Holy Feast and Holy Fast: The Religious Significance of Food to Medieval Women / Edition 1 available in Paperback
In the period between 1200 and 1500 in western Europe, a number of religious women gained widespread veneration and even canonization as saints for their extraordinary devotion to the Christian eucharist, supernatural multiplications of food and drink, and miracles of bodily manipulation, including stigmata and inedia (living without eating). The occurrence of such phenomena sheds much light on the nature of medieval society and medieval religion. It also forms a chapter in the history of women. Previous scholars have occasionally noted the various phenomena in isolation from each other and have sometimes applied modern medical or psychological theories to them. Using materials based on saints' lives and the religious and mystical writings of medieval women and men, Caroline Walker Bynum uncovers the pattern lying behind these aspects of women's religiosity and behind the fascination men and women felt for such miracles and devotional practices. She argues that food lies at the heart of much of women's piety. Women renounced ordinary food through fasting in order to prepare for receiving extraordinary food in the eucharist. They also offered themselves as food in miracles of feeding and bodily manipulation. Providing both functionalist and phenomenological explanations, Bynum explores the ways in which food practices enabled women to exert control within the family and to define their religious vocations. She also describes what women meant by seeing their own bodies and God's body as food and what men meant when they too associated women with food and flesh. The author's interpretation of women's piety offers a new view of the nature of medieval asceticism and, drawing upon both anthropology and feminist theory, she illuminates the distinctive features of women's use of symbols. Rejecting presentist interpretations of women as exploited or masochistic, she shows the power and creativity of women's writing and women's lives.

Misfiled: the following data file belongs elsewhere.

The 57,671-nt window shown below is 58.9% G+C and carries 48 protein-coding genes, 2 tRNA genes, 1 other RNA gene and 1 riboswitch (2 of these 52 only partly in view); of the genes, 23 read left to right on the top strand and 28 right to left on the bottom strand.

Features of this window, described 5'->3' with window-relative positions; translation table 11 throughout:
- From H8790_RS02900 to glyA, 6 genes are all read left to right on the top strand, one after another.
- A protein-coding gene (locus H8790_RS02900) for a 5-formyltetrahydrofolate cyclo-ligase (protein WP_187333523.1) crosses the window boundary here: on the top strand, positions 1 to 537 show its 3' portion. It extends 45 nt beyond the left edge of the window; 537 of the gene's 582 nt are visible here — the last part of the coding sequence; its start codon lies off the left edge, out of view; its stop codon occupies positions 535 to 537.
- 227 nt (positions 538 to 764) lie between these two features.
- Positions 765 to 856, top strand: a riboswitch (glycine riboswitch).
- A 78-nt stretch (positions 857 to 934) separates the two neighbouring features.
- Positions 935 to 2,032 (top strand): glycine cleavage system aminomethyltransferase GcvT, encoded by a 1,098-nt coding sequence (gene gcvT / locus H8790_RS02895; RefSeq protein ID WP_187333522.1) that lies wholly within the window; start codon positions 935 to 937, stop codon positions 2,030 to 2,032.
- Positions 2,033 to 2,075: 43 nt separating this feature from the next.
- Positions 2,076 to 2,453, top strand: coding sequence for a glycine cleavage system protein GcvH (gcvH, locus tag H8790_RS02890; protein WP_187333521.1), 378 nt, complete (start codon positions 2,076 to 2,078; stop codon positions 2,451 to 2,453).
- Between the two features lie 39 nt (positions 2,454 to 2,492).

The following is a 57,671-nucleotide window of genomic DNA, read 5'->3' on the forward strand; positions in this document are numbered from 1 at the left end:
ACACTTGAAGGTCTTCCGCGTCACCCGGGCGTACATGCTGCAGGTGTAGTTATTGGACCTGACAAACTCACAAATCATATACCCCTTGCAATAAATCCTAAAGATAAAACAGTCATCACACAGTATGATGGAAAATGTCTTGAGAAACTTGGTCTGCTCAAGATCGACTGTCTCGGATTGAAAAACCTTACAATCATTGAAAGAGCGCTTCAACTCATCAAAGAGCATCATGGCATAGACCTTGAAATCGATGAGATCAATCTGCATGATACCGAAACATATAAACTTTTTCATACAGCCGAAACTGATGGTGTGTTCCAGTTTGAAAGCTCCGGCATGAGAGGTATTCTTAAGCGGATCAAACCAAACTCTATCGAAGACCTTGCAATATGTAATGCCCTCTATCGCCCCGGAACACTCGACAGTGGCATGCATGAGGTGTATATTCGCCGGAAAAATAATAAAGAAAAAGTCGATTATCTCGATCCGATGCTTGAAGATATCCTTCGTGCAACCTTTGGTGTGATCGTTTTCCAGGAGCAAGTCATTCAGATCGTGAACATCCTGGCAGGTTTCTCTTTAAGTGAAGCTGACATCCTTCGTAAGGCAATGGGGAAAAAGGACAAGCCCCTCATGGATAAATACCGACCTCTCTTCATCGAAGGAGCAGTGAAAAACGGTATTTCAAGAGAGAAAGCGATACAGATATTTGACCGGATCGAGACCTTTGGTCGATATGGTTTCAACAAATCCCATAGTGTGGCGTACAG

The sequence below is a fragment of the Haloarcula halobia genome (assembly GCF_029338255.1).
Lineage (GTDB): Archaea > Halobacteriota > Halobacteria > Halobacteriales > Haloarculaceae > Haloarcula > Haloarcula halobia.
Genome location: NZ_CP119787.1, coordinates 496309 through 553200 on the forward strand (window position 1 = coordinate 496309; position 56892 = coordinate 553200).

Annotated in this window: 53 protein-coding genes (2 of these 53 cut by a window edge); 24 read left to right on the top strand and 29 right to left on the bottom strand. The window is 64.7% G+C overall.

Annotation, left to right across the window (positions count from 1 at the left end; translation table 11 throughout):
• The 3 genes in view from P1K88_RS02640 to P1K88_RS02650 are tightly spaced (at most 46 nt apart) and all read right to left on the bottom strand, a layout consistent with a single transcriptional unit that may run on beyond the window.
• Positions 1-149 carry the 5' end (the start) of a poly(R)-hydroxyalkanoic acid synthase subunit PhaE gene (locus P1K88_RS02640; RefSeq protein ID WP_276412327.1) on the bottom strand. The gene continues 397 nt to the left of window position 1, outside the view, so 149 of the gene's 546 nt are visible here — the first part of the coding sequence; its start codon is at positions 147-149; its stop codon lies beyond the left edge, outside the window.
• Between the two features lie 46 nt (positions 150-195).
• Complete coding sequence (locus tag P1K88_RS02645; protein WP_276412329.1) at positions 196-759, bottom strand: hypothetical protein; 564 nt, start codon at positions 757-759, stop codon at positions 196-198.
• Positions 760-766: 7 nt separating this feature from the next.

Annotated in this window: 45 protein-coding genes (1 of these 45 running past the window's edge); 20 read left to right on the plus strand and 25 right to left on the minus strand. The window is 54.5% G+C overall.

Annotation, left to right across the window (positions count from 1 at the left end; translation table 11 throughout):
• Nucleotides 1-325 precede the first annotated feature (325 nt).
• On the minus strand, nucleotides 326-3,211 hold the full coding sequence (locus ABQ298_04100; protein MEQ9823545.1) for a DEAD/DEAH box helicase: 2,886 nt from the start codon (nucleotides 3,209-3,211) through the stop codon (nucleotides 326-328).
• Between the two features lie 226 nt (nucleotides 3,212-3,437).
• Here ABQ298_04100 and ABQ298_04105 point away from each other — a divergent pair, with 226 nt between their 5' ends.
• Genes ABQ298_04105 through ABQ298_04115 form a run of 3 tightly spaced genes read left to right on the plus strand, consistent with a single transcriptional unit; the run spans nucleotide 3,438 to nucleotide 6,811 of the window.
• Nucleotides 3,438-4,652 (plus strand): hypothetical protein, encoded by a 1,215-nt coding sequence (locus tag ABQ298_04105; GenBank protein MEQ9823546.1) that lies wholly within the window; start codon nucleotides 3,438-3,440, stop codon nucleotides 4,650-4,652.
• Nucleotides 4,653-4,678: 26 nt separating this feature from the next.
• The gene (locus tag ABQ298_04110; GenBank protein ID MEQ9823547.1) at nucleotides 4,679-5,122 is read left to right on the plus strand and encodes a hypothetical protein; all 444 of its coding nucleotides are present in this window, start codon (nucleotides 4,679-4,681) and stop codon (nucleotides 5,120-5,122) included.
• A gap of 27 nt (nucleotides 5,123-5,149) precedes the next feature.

About the Author
Caroline Walker Bynum is Western Medieval History Professor EmeritaSchool of Historical Studies at the Institute for Advanced Study.
Table of Contents
ForewordNote on the TextAuthor's NoteThe Boston PoemsCups 1-12The ParkThe Faerie QueeneThe Moth PoemImage-Nations -4Les ChiméresCharmsGreat Companion: PindarImage-Nations 5-14 and Uncollected PoemsStreams ISyntaxPell MellGreat Companion: Robert DuncanStreams IIExodyNotesGreat Companion: Dante AlighiereWandersSoOh!AfterwordIndex of Titles and First Lines
Most Helpful Customer Reviews
Holy Feast and Holy Fast: The Religious Significance of Food to Medieval Women based on 0 ratings. 2 reviews.
Great reference book on Medieval Church and Food.
An absolutely essential book for anyone interested in the Middle Ages or the history of Christianity. Bynum does an amazing job of exploring her topic in depth and taking a bunch of practices that seem really weird to the modern reader and making them seem perfectly reasonable - she gets you into the mindset of these medieval women so that you can see why they behave the way they do. The book is getting a little outdated because it is pretty feminist, but it is still an amazing landmark in medieval studies.